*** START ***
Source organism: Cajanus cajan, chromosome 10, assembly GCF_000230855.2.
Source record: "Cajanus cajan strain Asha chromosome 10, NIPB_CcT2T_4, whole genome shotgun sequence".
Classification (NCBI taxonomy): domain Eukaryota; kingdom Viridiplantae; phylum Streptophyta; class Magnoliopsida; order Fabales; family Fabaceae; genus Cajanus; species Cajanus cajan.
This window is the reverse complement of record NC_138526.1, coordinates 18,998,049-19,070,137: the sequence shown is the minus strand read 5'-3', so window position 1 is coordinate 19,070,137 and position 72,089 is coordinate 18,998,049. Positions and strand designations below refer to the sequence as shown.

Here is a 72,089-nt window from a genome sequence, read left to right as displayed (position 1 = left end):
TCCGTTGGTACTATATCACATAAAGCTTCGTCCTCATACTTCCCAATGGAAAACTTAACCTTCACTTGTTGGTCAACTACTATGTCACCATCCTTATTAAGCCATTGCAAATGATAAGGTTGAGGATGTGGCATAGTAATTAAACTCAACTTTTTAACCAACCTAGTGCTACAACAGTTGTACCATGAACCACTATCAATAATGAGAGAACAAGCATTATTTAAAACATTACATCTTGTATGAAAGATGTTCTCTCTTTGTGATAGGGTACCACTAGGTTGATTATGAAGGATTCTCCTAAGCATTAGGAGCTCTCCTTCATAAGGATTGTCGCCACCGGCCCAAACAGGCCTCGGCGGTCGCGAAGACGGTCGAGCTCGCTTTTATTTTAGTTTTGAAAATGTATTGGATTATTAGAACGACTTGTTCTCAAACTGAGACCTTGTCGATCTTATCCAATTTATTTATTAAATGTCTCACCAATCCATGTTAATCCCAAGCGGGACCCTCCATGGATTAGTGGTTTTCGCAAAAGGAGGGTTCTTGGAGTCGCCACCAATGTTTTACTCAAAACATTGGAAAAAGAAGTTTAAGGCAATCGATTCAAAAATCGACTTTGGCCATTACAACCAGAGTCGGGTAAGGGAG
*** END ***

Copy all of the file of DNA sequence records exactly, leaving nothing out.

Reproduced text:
Source organism: Cajanus cajan, chromosome 10, assembly GCF_000230855.2.
Source record: "Cajanus cajan strain Asha chromosome 10, NIPB_CcT2T_4, whole genome shotgun sequence".
Classification (NCBI taxonomy): domain Eukaryota; kingdom Viridiplantae; phylum Streptophyta; class Magnoliopsida; order Fabales; family Fabaceae; genus Cajanus; species Cajanus cajan.
This window is the reverse complement of record NC_138526.1, coordinates 18,998,049-19,070,137: the sequence shown is the minus strand read 5'-3', so window position 1 is coordinate 19,070,137 and position 72,089 is coordinate 18,998,049. Positions and strand designations below refer to the sequence as shown.

Here is a 72,089-nt window from a genome sequence, read left to right as displayed (position 1 = left end):
TCCGTTGGTACTATATCACATAAAGCTTCGTCCTCATACTTCCCAATGGAAAACTTAACCTTCACTTGTTGGTCAACTACTATGTCACCATCCTTATTAAGCCATTGCAAATGATAAGGTTGAGGATGTGGCATAGTAATTAAACTCAACTTTTTAACCAACCTAGTGCTACAACAGTTGTACCATGAACCACTATCAATAATGAGAGAACAAGCATTATTTAAAACATTACATCTTGTATGAAAGATGTTCTCTCTTTGTGATAGGGTACCACTAGGTTGATTATGAAGGATTCTCCTAAGCATTAGGAGCTCTCCTTCATAAGGATTGTCGCCACCGGCCCAAACAGGCCTCGGCGGTCGCGAAGACGGTCGAGCTCGCTTTTATTTTAGTTTTGAAAATGTATTGGATTATTAGAACGACTTGTTCTCAAACTGAGACCTTGTCGATCTTATCCAATTTATTTATTAAATGTCTCACCAATCCATGTTAATCCCAAGCGGGACCCTCCATGGATTAGTGGTTTTCGCAAAAGGAGGGTTCTTGGAGTCGCCACCAATGTTTTACTCAAAACATTGGAAAAAGAAGTTTAAGGCAATCGATTCAAAAATCGACTTTGGCCATTACAACCAGAGTCGGGTAAGGGAG